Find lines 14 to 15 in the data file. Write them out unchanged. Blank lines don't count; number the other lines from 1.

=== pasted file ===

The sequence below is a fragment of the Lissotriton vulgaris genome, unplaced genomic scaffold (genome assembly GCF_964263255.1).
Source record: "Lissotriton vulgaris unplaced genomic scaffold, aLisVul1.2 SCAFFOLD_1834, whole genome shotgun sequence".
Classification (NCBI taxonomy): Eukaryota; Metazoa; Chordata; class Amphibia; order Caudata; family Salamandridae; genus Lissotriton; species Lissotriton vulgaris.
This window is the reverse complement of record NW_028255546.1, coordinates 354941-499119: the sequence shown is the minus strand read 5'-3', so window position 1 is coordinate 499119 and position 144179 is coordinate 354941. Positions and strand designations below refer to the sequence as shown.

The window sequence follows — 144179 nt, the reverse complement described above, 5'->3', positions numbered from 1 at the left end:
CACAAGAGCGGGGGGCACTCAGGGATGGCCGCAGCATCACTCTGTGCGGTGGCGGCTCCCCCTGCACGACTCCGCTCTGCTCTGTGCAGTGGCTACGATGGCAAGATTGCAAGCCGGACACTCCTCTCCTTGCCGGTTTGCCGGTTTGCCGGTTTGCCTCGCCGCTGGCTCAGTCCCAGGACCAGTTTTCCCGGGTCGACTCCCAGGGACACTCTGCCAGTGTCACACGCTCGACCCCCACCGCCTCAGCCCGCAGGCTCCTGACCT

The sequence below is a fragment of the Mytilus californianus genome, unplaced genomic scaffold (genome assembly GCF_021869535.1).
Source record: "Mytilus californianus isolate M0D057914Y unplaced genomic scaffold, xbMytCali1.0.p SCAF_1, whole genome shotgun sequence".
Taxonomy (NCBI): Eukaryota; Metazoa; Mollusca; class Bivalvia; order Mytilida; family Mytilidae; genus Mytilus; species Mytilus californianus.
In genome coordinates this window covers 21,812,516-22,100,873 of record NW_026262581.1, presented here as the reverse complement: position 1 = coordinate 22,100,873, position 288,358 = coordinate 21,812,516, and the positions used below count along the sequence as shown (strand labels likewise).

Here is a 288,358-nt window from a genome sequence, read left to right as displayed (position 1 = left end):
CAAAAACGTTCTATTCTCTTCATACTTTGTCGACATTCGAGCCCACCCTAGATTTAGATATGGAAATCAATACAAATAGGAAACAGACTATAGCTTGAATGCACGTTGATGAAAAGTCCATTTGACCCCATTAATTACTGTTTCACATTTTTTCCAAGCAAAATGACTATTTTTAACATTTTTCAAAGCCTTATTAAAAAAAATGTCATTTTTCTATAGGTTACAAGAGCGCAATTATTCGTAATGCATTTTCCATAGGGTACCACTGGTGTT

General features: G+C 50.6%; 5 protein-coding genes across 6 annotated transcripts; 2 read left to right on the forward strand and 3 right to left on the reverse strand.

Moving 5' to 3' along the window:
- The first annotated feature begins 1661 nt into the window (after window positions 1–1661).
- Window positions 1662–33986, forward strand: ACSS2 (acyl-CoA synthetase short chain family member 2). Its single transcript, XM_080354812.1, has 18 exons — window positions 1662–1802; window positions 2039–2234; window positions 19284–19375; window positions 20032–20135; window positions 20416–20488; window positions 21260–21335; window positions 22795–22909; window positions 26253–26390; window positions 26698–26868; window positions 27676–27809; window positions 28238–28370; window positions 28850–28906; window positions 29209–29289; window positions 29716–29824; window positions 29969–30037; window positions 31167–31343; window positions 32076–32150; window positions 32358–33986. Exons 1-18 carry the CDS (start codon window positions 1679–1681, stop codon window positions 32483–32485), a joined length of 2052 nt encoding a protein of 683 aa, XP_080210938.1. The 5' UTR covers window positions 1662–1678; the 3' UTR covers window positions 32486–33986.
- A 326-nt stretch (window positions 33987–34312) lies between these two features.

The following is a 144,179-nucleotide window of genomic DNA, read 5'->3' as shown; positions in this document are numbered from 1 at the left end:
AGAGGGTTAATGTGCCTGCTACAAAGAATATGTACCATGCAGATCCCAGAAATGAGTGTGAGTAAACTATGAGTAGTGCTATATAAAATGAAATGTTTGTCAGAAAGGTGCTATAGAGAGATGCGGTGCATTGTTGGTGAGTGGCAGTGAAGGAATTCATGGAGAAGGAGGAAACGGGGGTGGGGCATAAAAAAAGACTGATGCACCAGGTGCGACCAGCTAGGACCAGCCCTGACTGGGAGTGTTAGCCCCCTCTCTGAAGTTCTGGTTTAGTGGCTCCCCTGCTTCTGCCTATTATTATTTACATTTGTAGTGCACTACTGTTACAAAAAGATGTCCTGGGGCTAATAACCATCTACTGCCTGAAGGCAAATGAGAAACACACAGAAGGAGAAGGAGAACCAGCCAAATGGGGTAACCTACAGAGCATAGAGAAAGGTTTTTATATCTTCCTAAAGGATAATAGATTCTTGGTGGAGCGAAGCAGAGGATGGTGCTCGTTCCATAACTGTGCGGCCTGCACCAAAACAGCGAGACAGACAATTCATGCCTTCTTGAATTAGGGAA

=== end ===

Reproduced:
Moving 5' to 3' along the window:
- The first annotated feature begins 1661 nt into the window (after window positions 1–1661).